recruitment, development, recognition, diversity, and retention.

•• Understand the issues related to acculturation and biculturalism of

Latinos along with a possible cosmopolitanism view of the world that

is becoming an important part of this generation of Latino/Hispanic

millennials.

•• Consider the changing need for human resources and its practices

from the 20th century to a more diverse workforce in a technologically

connected global society in the 21st century.

Implications for Further Research


More research is clearly needed on this growing Latino demographic and its

implications for the workplace. This research should address some of the issues

mentioned above, from acculturation to biculturalism and more recently the

growing trend toward cosmopolitism. In addition, there should be increased

research on what organizations can do to improve the career growth of Latinos as

it continues to increase in the workplace. Organizations and its leaders need to

consider what implicit biases and micro-aggressions are working against Latinos

from increasing their numbers in leadership roles?


We also recommend that there should also be research conducted on the

differences of Latino millennials born in the United States and those born

abroad. It will be interesting to note the difference, if any, of cultural values.

Of course, Latinos are not a monolithic group and, ideally, research that

allows for the comparison of domestic-born Latinos compared with those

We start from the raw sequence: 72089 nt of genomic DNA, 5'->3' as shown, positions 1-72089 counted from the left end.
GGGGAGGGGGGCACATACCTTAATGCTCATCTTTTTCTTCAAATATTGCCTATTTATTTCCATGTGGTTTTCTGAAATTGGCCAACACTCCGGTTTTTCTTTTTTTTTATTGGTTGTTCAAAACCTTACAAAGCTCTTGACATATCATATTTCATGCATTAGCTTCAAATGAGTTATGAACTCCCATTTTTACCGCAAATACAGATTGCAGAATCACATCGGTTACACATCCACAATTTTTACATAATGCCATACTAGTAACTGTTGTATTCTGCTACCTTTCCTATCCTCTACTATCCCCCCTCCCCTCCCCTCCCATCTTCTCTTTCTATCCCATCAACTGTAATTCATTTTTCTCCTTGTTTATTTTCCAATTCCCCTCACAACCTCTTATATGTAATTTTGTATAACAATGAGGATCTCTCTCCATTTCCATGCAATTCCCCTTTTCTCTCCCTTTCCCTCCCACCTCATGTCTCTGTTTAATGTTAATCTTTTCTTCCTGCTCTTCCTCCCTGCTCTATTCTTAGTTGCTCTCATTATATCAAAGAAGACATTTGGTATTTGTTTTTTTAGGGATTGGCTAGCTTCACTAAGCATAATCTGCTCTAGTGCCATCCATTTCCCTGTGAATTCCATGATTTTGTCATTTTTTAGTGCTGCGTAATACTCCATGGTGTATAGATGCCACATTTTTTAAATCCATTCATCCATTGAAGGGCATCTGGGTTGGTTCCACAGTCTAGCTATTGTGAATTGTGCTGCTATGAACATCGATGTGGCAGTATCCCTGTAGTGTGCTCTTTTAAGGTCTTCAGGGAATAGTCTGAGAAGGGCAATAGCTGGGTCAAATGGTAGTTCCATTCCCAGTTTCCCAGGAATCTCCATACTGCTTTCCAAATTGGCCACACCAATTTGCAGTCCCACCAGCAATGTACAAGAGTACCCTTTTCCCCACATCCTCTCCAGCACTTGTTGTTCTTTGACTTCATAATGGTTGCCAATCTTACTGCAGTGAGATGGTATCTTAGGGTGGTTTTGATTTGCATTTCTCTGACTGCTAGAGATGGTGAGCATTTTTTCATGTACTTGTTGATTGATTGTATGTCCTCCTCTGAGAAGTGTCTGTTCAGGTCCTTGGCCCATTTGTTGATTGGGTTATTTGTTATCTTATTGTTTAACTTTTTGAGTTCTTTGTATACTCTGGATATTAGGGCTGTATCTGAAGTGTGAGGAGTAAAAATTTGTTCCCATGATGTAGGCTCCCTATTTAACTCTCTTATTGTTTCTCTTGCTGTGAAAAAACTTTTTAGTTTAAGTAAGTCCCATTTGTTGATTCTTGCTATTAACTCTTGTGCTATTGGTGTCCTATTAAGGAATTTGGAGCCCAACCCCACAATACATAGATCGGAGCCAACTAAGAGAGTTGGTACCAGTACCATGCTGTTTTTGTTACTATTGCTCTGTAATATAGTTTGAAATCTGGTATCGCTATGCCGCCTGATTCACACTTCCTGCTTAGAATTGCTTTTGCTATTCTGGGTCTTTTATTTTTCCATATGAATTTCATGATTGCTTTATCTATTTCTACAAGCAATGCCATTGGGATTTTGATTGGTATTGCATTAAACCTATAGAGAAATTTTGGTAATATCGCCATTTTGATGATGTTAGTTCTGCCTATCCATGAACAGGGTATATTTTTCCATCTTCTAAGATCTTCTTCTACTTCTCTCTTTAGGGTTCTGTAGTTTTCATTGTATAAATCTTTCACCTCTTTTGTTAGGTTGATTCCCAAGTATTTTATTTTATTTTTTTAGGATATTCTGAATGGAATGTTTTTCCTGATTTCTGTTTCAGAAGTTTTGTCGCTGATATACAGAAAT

who were born in other countries would be useful. There should also be more

research on the shift from acculturation and biculturalism to cosmopolitism,

which is the argument we advance in this article. Have these constructs

evolved and changed since they were first used in the study of Latinos and

should our thinking be reframed as we study Latinos in American society in

the 21st century? Research should also look into the leader-employee relationships

needed in the 21st century with this growing demographic and

18 Hispanic Journal of Behavioral Sciences 40(1)

workforce.


As millennials are now of age to be in leadership positions, it is

important to look at the leader-employee dyad when the Latino is the leader

as well as the employee. There is much to be done in order to have organizations

be adequately prepared for future Latino/Latino millennial leadership.


Authors’ Note

While the authors recognize that Latino and Hispanic have different origins and have

different meanings for some, the authors chose to use them here interchangeably simply

for convenience.

Declaration of Conflicting Interests

The author(s) declared no potential conflicts of interest with respect to the research,

authorship, and/or publication of this article.

Funding

The author(s) received no financial support for the research, authorship, and/or publication

of this article.